Fear of Public Failure

I’ve been weird. Undependable.

In recent years, I’ve realized that I’ve been driven through many things in life by my fear of criticism. 

I didn’t think of myself as being worried about criticism because I was weird. I had weird interests, a weird career, weird social behaviors, weird ways of living, weird friends. I didn’t want to be normal or boring. It seemed to me if I was so weird, I must be impervious to criticism. I must be brave. I must not GAF about the judgement of others.

While many people try to avoid criticism by complying with society and or being high achievers, my strategy ( kinda unbeknownst to me ) was to be confusing. If other people didn’t know my goals, they couldn’t tell if I was succeeding. If I wasn’t trying to do what others were doing, they couldn’t compare myself to them. If was doing stuff that other people hadn’t heard of before, they couldn’t tell me I was doing it wrong. I didn’t play the sports my dad was interested in. I studied magic instead of getting good grades. I flipped a pancake.

The good of this is drive to avoid criticism is I created a lot. I explored a lot. I learned a lot. I built a career and a personality on it that gave joy to a lot of people. I made entertainment that was very much about being bulletproof in society. I motivated and inspired people who felt weird but didn’t know if they were safe to express it. I became a vicarious avatar for people — even if just for a few minutes on stage.

The bad side of this drive is that rebellion is not the opposite of compliance. If I was a rebel, I didn’t have a chance to go with the flow when it would be helpful to me. A die-hard rebel is just as controlled by the status quo as a total sheep – we must rebel no matter what. I was constantly reinventing the wheel. I was constantly swimming upstream. I pursued confusion in my relationships. 

I ACTIVELY TRIED TO PROVE THAT I WAS UNDEPENDABLE.

When I felt that I was facing criticism in my life I would get very defensive and defensive actions are not good for people around me. It prevented me from listening to others and responding with my highest intention. When people looked to me and wanted to depend on me, I wasn’t there to do it. That wasn’t who I was.

In my career, I was impacted by not trying to outwardly build a fanbase (because that success could be measured by others) or trying to be financially successful (because that would have been another clear metric of my failure). It held me back a lot.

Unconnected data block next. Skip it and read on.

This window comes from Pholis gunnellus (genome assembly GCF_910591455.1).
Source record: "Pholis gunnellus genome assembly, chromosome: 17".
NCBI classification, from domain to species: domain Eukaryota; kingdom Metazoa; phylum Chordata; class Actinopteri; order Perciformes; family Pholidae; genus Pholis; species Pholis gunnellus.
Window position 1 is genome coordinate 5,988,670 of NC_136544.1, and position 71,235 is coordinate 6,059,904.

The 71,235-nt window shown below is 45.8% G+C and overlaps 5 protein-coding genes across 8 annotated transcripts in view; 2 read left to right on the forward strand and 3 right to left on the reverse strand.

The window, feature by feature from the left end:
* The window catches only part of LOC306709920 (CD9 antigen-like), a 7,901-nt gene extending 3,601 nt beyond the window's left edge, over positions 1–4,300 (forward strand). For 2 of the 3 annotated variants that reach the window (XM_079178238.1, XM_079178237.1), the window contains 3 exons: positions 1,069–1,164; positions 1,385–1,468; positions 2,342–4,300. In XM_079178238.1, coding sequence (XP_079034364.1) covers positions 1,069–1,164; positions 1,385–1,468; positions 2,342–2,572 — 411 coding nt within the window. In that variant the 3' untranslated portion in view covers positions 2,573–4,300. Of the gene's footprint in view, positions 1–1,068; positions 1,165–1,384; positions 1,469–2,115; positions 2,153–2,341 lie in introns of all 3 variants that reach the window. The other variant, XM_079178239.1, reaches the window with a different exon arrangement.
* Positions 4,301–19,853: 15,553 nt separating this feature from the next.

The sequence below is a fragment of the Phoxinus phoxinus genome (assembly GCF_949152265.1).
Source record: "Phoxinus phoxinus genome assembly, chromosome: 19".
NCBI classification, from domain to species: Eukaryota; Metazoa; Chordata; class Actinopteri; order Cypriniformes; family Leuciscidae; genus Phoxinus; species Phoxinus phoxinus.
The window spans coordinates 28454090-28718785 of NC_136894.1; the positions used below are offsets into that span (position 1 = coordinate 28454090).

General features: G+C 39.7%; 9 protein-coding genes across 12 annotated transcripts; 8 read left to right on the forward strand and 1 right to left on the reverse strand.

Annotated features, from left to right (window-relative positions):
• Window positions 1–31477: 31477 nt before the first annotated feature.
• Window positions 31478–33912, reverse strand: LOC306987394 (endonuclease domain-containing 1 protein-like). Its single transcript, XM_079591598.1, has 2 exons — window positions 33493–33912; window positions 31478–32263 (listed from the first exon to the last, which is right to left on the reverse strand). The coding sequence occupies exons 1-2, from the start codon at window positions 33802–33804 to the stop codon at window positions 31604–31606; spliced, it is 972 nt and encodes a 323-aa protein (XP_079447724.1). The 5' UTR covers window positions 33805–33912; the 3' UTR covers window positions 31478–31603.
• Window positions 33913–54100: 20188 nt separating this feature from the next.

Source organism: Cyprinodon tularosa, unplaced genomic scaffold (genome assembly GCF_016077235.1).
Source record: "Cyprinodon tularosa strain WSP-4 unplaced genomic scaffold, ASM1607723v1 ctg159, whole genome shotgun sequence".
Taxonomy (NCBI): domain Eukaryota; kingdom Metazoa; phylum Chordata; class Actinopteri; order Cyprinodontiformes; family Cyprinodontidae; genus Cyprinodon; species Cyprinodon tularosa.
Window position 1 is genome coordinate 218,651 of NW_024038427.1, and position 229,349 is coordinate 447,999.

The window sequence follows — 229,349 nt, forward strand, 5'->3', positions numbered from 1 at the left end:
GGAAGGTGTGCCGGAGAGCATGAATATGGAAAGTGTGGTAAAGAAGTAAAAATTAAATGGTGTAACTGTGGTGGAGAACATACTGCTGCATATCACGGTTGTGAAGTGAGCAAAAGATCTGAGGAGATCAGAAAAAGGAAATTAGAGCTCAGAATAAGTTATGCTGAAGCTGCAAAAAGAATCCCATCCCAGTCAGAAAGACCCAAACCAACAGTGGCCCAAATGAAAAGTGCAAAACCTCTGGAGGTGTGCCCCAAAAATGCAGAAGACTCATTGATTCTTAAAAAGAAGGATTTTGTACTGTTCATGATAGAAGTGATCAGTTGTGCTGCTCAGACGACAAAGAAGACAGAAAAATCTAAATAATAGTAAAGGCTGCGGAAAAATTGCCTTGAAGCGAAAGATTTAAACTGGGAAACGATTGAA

As I’ve realized that this criticism-avoidance was a major power in my life, I started to change. I started to listen to people and realize that most of the stuff they say is not criticism. I started to see how much I judged others and saw the world thru a lens of everyone being non-stop judgmental. I started trying to determine what I actually wanted in life – not just what I wanted to fight against.

I started being more of who I wanted to be in relationships. I started taking on more responsibility and standing behind that responsibility. Then, I started seeing what I could do with responsibility! If I took responsibility for entertaining an audience, I could take them to another level. I could say, I’m going to be your leader. I’m going to guide you through a good time. Then, I could deliver on that.

Now, I’m taking responsibility for earning a living for my family. I’m taking responsibility to deliver to the performers who hire me to make websites for them. I’m not flaking. I’m not making it weird. I’m not defensive. 

I’m still a recovering rebel. I’m not quitting being weird, but I wanna do it when I wanna do it. I’m still getting better at aligning with my intention. Being a husband and father has escalated my fear of public failure and my drive to be more responsible at the same time. I am not driven by the fear 24/7 anymore. I’m driven by love and generosity. 

It’s not that I’m a totally transformed man, but it is an exciting new chapter in my life. I’m okay with being seen as a failure sometimes. I’m okay with being seen as normal sometimes. I’m way better than okay with my life. Life is so good!

Here I am, publicly stating that if you are in my life, I will try to stick to my commitments to you and give to you from my heart. I prefer if you don’t criticize me when I fail, but I’d rather fail at that than succeed at pushing away responsibility.

Written By Scot for entertainment pros

Scot Nery has helped some of the biggest companies in the world achieve entertainment success.

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